In real life, there was no super robot from the future to help land the shot, so Cameron turned to Tamburro instead, the only person crazy and skilled enough to do it. Despite having someone to fly the chopper, the camera crew refused to shoot the scene, and Cameron had to film it himself. Lucky, then, that he knows how to wield a camera well, ensuring that generations to come get to watch a tremendously dangerous stunt that will likely never be repeated—at least without some help from CGI.[4]

6 Impressive Over-the-Shoulder Dunk: Alien: Resurrection (1997)

Written by sci-fi/fantasy darling Joss Whedon and directed by the master of the uncanny Jean-Pierre Jeunet, Alien: Resurrection offered a lighter, more mainstream look at the dark and dingy space horror franchise in the late-1990s. With a pile of animatronics and puppeteers, the various creatures of a far-future universe (even by Alien’s standard) were brought vividly to life.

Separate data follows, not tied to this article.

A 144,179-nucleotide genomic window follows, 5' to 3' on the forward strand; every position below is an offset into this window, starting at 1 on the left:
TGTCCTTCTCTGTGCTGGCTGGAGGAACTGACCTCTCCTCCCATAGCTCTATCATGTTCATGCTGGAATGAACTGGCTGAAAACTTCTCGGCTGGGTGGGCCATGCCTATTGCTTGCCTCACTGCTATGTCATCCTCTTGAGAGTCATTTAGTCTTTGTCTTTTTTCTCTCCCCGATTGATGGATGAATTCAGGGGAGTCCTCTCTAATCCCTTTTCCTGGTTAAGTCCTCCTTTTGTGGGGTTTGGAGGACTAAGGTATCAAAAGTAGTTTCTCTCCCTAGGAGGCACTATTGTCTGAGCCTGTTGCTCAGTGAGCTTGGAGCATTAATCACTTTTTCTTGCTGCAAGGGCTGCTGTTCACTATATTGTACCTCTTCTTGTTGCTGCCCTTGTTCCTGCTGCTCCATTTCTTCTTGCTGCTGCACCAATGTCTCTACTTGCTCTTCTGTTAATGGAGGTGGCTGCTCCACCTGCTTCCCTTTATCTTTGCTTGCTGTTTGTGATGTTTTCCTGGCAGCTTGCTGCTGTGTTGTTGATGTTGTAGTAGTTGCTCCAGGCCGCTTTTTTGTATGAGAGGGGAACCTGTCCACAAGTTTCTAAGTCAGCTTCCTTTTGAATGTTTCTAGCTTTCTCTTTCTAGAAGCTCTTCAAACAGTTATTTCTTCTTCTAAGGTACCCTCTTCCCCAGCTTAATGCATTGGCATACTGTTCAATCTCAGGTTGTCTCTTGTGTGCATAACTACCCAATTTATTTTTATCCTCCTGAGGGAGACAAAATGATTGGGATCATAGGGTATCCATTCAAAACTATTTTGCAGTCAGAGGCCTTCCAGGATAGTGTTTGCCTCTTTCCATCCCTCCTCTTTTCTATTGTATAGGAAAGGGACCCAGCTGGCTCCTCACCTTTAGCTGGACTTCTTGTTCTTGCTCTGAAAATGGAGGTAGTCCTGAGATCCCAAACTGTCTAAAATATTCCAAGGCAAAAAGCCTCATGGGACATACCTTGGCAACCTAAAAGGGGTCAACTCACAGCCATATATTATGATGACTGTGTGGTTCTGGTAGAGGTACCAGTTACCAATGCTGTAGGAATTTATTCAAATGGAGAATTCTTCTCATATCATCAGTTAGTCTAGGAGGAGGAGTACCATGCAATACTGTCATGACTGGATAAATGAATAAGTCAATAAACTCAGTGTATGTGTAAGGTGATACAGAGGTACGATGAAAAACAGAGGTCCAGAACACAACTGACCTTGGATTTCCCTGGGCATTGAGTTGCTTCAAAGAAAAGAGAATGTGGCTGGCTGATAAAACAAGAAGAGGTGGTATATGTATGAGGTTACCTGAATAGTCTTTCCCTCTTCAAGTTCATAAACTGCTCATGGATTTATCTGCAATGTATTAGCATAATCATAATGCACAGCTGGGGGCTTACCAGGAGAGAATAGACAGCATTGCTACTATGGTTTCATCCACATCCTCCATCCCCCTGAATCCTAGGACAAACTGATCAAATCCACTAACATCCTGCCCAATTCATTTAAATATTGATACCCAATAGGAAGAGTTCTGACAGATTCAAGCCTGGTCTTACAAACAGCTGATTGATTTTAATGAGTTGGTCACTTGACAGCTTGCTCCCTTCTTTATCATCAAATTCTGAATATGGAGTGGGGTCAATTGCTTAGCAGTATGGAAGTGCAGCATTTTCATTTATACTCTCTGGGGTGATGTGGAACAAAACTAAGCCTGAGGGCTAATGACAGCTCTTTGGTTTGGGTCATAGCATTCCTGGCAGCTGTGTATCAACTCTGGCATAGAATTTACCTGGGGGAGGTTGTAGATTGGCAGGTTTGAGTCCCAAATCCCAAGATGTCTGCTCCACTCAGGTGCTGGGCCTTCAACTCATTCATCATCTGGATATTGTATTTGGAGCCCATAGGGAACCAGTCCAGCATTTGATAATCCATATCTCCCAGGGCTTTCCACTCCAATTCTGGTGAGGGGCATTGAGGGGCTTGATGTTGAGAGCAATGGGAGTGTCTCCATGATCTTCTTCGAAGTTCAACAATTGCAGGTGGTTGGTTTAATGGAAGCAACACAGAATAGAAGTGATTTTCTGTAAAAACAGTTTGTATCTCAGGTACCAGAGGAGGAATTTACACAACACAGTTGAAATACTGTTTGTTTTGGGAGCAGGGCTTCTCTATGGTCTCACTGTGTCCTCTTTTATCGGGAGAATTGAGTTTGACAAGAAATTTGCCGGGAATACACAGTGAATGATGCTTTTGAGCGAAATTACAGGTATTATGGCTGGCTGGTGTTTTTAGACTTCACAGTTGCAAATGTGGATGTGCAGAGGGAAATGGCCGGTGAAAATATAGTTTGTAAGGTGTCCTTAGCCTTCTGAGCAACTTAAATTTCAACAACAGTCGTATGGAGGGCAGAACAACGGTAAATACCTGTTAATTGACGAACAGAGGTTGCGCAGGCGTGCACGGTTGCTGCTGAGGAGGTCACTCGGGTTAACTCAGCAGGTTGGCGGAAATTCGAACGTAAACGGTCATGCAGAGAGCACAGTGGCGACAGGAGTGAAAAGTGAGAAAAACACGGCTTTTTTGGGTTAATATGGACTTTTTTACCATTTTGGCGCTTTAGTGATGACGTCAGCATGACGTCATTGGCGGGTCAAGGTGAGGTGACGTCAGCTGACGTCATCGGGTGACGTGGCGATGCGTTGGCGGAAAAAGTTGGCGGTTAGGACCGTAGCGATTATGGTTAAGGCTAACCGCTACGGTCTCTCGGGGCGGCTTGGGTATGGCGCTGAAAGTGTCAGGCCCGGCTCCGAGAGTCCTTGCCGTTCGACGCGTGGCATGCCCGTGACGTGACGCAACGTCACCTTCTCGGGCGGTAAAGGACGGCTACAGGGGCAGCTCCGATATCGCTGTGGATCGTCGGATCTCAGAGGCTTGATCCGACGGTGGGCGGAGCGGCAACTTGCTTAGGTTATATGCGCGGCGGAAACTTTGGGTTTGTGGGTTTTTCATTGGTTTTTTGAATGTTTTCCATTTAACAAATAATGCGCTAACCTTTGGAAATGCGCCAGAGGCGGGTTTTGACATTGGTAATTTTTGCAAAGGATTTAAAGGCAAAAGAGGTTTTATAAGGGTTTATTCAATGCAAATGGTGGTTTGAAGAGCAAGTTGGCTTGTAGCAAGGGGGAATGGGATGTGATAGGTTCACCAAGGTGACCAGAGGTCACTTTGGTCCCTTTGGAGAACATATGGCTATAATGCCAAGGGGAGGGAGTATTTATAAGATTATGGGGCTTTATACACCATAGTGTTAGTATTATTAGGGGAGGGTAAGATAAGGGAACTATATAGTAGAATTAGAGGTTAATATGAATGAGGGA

Strange, then, that so much effort was given to a fairly mundane scene in which the clone of the original film’s protagonist, Ellen Ripley (Sigourney Weaver), shows off her preternatural abilities by making an over-the-shoulder basketball free throw. As the ball goes out of the frame before hitting the basket, audiences would expect this scene to be a bit of movie magic, with a crew member dropping the ball through the hoop from off-camera. Not so.

When preparing, Weaver wanted to make the shot herself and trained for a month with mixed results. Nonetheless, she sunk it the first time around once the cameras were rolling. This unexpected turn of events caused co-star Ron Perlman to break character and cry out in surprise, almost spoiling the take. To work around this in the version we see, the edit cuts away as soon as the ball goes through.[5]

5 Helicopter Meets Car: Live Free or Die Hard (2007)

The fourth film in the Die Hard movie series, Live Free or Die Hard, brought NYPD Detective John McClane (Bruce Willis) to a whole new generation of fans in the aughts. This time around, the tired, grumpy, everyman’s hero has to prevent Timothy Olyphant’s cyber-terrorist Thomas Gabriel from shutting down the entire United States’ infrastructure before he sends everyone back to the Dark Ages.

While most of the film’s sequences were doctored with computer imagery to create the right backgrounds and mise en scène, the core elements of one pretty extreme scene, in which McClane launches a speeding police car up a ramp and into a hovering helicopter, are all real.